The theme for World Water Day 2014 is water and energy. It’s a fitting theme for us here in Canada. Why? Many of the water challenges we face come from energy production. Top of mind for many in B.C., for example, may be the potential impacts on our salmon from run-of the-river hydro development.
But there’s another lesser known species at the centre of this water and energy issue: the coastal tailed frog. The coastal tailed frog is one of the most primitive frog species in the world and it lives here, in B.C., deep in the headwaters of our wildest streams.
The coastal tailed frog is an ancient survivor. It’s been around since the time of Pangaea – when the world was a single continent. That makes it one of the oldest lineages of frogs on the planet. It also lives longer than most other frog species in the world – with a life span of up to 20 years.
During its many life stages – from egg to tadpole to foraging juvenile and finally breeding adult – coastal tailed frogs are reliant on the abundance of water found in B.C.’s coastal mountains.
Why Frogs need Flow
These ancient amphibians are habitat specialists because they’ve adapted to a very specific place in the world. Their homes of choice are fast- flowing, cool and clear mountain streams surrounded by old growth forest in the rain shadow of coastal mountain ranges.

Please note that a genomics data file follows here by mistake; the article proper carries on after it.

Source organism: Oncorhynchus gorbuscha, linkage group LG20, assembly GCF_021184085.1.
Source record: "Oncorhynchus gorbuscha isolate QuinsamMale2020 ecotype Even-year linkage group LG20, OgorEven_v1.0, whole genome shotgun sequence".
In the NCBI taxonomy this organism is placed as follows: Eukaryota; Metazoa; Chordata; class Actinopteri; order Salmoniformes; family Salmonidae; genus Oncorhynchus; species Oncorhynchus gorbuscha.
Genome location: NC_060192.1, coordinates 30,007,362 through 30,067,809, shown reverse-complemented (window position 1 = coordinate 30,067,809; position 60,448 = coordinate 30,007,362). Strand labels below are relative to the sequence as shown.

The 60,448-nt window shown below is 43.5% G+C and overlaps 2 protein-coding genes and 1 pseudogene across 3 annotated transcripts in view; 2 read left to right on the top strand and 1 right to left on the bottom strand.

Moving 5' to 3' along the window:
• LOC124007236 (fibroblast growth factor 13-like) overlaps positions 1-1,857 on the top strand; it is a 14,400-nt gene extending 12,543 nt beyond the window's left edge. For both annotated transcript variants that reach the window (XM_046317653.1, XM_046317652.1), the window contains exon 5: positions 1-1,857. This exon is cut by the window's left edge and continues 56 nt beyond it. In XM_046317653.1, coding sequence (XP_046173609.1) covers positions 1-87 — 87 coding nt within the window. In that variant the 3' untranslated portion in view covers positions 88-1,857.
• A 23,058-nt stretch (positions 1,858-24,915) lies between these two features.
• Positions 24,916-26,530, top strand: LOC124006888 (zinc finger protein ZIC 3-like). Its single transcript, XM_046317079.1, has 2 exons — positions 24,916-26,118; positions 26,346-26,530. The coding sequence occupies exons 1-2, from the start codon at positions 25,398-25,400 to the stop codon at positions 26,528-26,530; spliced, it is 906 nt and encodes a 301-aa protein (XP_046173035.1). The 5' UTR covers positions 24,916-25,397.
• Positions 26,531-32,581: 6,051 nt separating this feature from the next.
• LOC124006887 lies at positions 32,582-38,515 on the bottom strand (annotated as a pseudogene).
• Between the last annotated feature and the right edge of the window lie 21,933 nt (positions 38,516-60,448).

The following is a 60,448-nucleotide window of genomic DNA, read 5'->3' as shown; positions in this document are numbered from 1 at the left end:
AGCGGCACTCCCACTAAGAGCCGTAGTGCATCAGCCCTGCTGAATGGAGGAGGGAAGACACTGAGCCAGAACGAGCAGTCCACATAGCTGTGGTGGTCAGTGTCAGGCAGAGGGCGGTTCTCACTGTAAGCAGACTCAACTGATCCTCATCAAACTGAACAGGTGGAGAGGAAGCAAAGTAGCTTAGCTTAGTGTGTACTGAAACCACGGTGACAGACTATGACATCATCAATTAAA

Coastal frogs can die very quickly if they don’t stay wet because they breathe through their skin. To stay cool and moist, they’ve come to rely on the steady rainfall of the temperate rainforest that flows across the forest floor into turbulent headwater streams.
This primitive creature catches prey with its mouth instead of a flick of the tongue like other frogs. Unable to communicate the typical frog ‘ribbit’, they rely on the water to carry the chemical signals they emit to communicate with potential mates.
Healthy Flow, Healthy Habitat
Coastal tailed frogs are very susceptible to habitat loss. So as we approach World Water Day, here are some the ways we can protect habitat for these unique species.
Back to the energy issue, one of the threats to their habitat is run of river hydropower dams built in mountain streams. These can drain water from the diversion reach of streams, alter river flow and affect the frog life cycle.
To help address this, you can support water laws that require run of river hydro to maintain healthy river flow when operating their dams.
How else can you help frogs? Participate in the provincial Frog Watch Program to help build our understanding of this remarkable species.
Visit our Flow and Species page to learn Canada’s salmon and the industrious beaver also depend on healthy, flowing rivers.